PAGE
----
This hypothesis is bolstered by the National Cyber Security Centre report, with 69% of the UK schools reporting that they had seen phishing attempts, and 20% reporting that they had received phishing emails impersonating school emails.
In the U.S., 5% of the phishing incidents reported to K-12 Cybersecurity Resource Center were W-2 phishing scams. A large portion of that (4%) were part of a W-2 phishing campaign in 2017, but incidents were reported all four years, showing that this is a repeated attack, targeting schools during tax season. Phishing in which money was scammed from the school or district also made up 4% of the total attacks, costing individuals or districts thousands of dollars per incident.
Most of the malware incidents reported to the K-12 Cybersecurity Resource Center related to infections rather than attempts, so there were undoubtedly many attempts that were not reported or were caught by security software. 17% of incidents reported to K-12 CRC specifically related to ransomware, while 6% were other types of malware. In comparison, the NCSC report showed that 30% of UK schools had been successfully infected by malware.
The incidents where malware successfully infected school computers in both countries, at the very least, resulted in downtime while the infection was contained. However, malware seeking to stay invisible could potentially go undetected and not be caught or reported. The increase in school-provided devices could potentially bring infections into the network that were obtained while the device was connected to other networks with fewer security measures than the schools.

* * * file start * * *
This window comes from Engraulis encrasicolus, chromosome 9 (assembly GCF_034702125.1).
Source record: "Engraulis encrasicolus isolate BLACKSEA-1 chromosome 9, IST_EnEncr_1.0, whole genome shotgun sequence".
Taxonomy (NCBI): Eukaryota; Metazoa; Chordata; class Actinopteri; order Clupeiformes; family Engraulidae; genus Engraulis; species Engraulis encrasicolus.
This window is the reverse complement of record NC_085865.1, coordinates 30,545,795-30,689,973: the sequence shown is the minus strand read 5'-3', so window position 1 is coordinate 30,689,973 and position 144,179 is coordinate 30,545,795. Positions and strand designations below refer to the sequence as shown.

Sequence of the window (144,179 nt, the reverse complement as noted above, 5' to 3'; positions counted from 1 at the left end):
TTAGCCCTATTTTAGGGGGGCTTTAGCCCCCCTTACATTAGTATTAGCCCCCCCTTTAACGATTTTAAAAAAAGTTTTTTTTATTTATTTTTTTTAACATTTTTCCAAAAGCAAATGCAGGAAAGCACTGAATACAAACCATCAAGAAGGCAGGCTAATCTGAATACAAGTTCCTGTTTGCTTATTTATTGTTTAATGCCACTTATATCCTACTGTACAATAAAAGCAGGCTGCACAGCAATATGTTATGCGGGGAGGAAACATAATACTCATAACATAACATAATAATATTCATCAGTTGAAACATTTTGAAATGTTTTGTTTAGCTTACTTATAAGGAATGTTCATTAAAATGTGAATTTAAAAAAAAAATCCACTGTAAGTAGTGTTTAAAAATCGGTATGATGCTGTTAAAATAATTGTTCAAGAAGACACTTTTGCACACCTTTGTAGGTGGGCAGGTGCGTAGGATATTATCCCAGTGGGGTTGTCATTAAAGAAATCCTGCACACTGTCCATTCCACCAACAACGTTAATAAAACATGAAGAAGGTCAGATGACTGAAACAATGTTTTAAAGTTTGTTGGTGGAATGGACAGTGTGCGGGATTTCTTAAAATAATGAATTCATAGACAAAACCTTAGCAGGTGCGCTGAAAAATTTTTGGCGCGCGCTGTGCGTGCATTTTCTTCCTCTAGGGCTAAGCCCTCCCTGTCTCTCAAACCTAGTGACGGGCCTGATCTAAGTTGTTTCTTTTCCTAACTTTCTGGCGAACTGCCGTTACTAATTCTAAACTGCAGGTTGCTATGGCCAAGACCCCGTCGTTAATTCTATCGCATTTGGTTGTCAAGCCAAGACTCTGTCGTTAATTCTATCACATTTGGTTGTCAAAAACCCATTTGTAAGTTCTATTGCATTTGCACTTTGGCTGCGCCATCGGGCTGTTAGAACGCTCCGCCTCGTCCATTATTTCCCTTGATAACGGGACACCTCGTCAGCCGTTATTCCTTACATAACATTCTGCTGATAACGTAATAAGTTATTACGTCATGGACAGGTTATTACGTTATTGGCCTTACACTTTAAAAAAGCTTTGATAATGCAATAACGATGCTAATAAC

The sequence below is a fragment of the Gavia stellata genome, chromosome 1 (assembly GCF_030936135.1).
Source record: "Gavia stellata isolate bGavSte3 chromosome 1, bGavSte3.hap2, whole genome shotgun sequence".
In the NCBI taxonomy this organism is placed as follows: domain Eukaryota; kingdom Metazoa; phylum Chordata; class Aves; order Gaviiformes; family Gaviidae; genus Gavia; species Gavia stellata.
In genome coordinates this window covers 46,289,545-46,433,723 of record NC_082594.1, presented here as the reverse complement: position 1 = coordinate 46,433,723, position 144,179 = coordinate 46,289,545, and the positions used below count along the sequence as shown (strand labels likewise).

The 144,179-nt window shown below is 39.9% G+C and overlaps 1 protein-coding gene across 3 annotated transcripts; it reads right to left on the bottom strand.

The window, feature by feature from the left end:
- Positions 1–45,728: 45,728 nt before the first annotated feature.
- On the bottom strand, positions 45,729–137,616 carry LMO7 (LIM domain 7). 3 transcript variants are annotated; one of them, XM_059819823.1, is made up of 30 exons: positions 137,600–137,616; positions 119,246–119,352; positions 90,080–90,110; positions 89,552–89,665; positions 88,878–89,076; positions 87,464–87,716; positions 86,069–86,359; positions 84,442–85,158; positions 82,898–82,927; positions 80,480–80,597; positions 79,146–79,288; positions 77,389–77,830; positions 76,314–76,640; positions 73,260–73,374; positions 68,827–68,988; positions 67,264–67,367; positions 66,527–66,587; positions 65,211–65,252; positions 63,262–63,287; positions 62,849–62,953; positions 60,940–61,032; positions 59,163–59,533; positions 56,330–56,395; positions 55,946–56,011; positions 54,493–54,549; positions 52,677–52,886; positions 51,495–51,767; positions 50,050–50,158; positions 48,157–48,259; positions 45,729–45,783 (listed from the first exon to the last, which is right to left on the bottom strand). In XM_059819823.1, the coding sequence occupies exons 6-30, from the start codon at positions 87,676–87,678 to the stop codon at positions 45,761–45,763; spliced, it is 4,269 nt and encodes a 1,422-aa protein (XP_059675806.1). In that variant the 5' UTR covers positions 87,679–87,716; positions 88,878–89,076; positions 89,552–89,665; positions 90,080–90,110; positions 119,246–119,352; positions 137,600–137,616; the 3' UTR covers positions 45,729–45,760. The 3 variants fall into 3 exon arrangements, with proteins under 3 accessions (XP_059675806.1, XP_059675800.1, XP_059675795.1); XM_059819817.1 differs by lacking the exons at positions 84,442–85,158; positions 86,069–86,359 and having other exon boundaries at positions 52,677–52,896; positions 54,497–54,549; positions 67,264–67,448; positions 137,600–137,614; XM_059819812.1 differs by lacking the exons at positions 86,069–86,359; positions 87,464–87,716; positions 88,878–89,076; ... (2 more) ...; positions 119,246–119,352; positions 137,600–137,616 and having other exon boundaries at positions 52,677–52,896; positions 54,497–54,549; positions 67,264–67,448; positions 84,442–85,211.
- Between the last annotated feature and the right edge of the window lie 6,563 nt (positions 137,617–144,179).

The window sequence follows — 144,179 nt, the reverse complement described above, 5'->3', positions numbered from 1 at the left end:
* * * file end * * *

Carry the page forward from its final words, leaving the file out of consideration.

Users inadvertently infecting the school network with malware or leaking data qualify as an unwitting insider threat, and this is certainly a risk to school networks. However, malicious insider threats—where a user willfully compromises the network—are also an increased risk to schools. As tools and information related to hacking become more easily available, the risk of students attacking the school network is also increasing, whether they’re attempting to change grades, gain the respect of their peers, or simply to bypass a security measure that annoys them.
The NCSC report shows that 21% of schools had detected unauthorised use of computers, networks, or servers by students. In comparison, 6% of incidents from the K-12 CRC dataset were known to have been carried out by students, but this only represents incidents when the student was caught and the incident was reported as many reported incidents had not identified a perpetrator.
Attacks on the network from the outside are also a risk to school infrastructure. Massive scans for vulnerabilities are a constant occurrence, and with most schools having a smaller security budget than they need, it’s likely vulnerabilities will eventually be discovered and exploited. Whether looking at the network itself or school and district websites, it’s doubtful that comprehensive perimeter protection is widespread among schools. This could potentially lead to data breaches and/or malware being hosted from the school website.